What is a 15-minute city and why is the idea so controversial?

ITV News Digital Video Producer George Hancorn visited the town of Thetford where proposals for a 20-minute neighbourhood have been met with resistance

Words by ITV News Multimedia Producer Connor Parker

The idea is simple: Plan your city around making sure all necessary amenities are within a 15-minute walk - but some see it as a plot to stop people from leaving their neighbourhood and remove their rights.

The "15-minute cities" concept has been gathering more and more backers recently as local governments try and find ways to cut down on carbon emissions and traffic.

But some right-wing politicians and a handful of conspiracy theorists have condemned the idea as a "socialist concept," so what is going on?

What is a 15-minute city?

The idea is that everything a person needs should be within a 15-minute walk or cycle from any point in the city.

This includes work, shopping, education, healthcare, leisure and any other amenities a person may need in their regular life.

The idea has been promoted by leading academics and urban planners in recent years who promote a world where walking would once again become our most common mode of transport.

ITV News' George Hancorn explains what a 15-minute city is, and why some people aren't happy about them

The mayor of Paris, Anne Hidalgo, promised to implement a 15-minute city scheme in the French capital during her re-election campaign.

She said she wants to fill the city with self-sufficient communities that have less stress and pollution.

The dual impact of Covid and the urgent need to meet net-zero targets led to a surge in interest in the concept by local governments.

Councils expanded cycle lanes during lockdown. Credit: PA

Is it being tried out in the UK?

Several local governments including Bristol, Birmingham Canterbury, Ipswich and Sheffield have said they hope to implement a 15-minute city plan.

Oxford has said it plans to be a fully functioning 15-minute city by 2040.

Most of the councils expressing interest in the idea are run by Labour, which has led to opposition by local right-wing politicians.

What is the controversy?

Many local governments have signed up to the idea recently, but transforming their current locality into a 15-minute city is proving difficult.

They often come with restrictions to where cars can go or the introduction of Ultra Low Emission Zones.

Some local councils used lockdown, when the roads were far quieter than usual, to expand cycle lanes, pedestrianise roads, or direct traffic away from side roads with new bollards.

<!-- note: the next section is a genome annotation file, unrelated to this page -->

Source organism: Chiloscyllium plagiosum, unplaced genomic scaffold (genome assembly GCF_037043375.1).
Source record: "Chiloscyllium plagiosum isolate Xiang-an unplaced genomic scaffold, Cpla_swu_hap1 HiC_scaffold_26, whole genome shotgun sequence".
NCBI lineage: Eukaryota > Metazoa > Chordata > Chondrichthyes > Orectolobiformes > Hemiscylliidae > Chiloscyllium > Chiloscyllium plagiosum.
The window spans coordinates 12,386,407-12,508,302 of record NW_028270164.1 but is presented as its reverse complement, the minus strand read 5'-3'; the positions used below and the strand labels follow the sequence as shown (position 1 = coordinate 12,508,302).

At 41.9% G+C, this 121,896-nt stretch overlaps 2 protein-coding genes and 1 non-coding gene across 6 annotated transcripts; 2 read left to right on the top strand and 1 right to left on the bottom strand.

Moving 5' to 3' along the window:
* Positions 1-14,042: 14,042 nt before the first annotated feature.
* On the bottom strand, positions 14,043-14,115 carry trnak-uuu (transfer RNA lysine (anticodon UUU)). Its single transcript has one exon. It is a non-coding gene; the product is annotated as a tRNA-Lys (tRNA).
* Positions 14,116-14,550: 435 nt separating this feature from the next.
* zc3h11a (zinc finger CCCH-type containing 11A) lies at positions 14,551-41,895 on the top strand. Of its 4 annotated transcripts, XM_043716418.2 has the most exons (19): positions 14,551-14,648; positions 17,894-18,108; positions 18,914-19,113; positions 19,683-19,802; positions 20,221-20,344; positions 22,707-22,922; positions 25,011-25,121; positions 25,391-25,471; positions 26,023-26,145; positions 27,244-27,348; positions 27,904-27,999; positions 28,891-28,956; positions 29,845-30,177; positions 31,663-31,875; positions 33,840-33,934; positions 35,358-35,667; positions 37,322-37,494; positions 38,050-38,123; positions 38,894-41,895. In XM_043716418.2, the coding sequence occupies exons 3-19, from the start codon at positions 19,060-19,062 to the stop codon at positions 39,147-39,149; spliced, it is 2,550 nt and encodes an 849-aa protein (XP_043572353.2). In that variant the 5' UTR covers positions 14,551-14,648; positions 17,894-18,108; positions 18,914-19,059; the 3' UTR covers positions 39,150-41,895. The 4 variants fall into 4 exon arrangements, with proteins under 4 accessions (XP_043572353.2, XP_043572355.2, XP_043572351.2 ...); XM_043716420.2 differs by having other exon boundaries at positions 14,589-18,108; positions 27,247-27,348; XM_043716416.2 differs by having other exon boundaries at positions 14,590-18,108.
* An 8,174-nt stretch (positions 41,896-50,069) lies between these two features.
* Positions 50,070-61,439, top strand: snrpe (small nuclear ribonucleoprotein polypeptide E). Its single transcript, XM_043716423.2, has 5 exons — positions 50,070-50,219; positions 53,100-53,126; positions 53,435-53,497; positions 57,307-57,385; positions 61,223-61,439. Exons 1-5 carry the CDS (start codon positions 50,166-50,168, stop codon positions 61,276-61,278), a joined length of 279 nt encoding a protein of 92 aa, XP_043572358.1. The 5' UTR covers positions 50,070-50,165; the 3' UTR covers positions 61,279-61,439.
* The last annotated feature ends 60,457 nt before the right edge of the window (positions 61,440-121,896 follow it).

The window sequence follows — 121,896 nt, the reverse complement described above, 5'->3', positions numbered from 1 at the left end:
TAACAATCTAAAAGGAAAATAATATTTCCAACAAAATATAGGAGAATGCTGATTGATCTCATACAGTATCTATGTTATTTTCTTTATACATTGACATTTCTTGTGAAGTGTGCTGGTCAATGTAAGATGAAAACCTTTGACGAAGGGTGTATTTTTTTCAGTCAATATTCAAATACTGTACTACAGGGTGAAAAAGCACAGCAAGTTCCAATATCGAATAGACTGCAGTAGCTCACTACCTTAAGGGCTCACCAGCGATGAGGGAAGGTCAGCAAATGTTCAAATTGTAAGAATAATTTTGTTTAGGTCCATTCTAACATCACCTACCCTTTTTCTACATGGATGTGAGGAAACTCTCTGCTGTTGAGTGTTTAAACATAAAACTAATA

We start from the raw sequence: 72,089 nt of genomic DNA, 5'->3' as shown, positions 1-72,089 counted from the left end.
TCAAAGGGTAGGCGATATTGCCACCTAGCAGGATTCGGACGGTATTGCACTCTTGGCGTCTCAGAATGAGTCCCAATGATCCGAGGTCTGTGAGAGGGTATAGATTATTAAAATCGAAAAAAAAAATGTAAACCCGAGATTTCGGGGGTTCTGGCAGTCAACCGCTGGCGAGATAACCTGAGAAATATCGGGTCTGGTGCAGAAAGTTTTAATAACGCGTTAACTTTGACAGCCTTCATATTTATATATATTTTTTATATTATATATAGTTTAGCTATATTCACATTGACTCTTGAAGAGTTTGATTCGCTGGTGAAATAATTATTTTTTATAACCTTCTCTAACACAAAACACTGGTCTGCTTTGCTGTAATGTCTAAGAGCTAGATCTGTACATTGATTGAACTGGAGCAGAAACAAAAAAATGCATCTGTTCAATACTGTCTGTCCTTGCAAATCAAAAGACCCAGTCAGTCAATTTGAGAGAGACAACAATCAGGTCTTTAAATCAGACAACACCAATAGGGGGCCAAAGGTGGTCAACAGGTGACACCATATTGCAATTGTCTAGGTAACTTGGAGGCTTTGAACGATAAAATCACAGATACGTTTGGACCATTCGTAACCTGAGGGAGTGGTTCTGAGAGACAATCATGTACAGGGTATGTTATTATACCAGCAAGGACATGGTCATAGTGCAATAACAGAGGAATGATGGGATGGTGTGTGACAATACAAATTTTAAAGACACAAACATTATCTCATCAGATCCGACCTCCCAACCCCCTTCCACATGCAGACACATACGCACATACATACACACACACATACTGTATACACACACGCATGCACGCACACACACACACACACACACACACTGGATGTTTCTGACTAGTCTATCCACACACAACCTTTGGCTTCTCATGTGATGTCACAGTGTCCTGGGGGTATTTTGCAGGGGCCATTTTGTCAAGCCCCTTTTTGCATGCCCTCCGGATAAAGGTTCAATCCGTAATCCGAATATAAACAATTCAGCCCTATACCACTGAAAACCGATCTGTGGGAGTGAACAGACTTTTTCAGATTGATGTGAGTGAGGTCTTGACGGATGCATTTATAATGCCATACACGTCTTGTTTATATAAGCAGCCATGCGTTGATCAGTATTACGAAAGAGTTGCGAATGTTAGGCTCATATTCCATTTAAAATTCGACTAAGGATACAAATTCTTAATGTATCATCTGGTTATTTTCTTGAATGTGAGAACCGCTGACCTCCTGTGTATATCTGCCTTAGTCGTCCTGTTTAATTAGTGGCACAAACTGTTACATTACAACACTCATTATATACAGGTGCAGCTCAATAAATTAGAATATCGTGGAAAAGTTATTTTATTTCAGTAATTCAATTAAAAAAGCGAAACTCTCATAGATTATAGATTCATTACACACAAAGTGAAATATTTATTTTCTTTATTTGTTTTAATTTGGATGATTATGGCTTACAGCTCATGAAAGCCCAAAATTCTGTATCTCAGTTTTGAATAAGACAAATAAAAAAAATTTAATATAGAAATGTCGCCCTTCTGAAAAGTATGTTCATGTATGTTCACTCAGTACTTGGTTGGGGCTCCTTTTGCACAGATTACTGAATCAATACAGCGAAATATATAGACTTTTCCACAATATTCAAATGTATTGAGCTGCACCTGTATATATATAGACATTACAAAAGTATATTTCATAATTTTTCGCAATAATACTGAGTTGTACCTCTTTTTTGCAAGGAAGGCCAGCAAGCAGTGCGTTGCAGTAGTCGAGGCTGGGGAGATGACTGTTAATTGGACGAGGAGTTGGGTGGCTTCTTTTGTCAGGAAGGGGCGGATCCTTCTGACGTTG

On February 19, thousands of people joined a protest in Oxford against a plan to introduce Low Traffic Neighbourhoods in the city, which was part of the local government's wider 15-minute city scheme.

Protesters gather in Broad Street, Oxford.

Those against the plans said they are an infringement of residents' rights and threaten the freedom of motorists, as well as affecting local businesses.There have also been several incidents of new bollards or planters aimed at redirecting traffic being destroyed or vandalised.

Several of the proposed policies for Oxford fuelled conspiracy theories that the government wanted to confine people to their neighbourhoods.

This was fiercely denied as "misinformation" by the city and county councils.

But beyond disagreements over local council policies, some believe the 15-minute city idea has sinister implications.

A bollard, burnt to the ground Oxford last year.

On February 9 Conservative MP for Don Valley Nick Fletcher gave a speech to the Commons imploring the speaker to table a debate on 15-minute cities, which he labelled a "socialist concept."

In a Twitter thread, Mr Fletcher said: "Ultra Low Emission Zones (ULEZ) in their present format do untold economic damage to any city.

"However, the second step after ULEZ is this so-called 15-minute cities or 20-minute neighbourhoods."

"These will take away your personal freedoms as well."

The 15-minute city has also been fiercely criticised on GB News, with presenter Mark Dolan calling the idea "dystopian."

He said: "Creepy local authority bureaucrats would like to see your entire existence boiled down to the duration of a quarter of an hour."

He was critical of plans by some councils to heavily restrict traffic on popular roads by employing cameras to monitor license plates and giving cars a set number of days a year they could drive on the road.

Mr Dolan said this would be "a surveillance culture that would make Pyongyang envious."Nigel Farage even got involved when he tweeted an article by the Daily Mail which described plans by Canterbury Council to stop cars travelling between neighbourhoods saying "the climate change lockdowns are coming."

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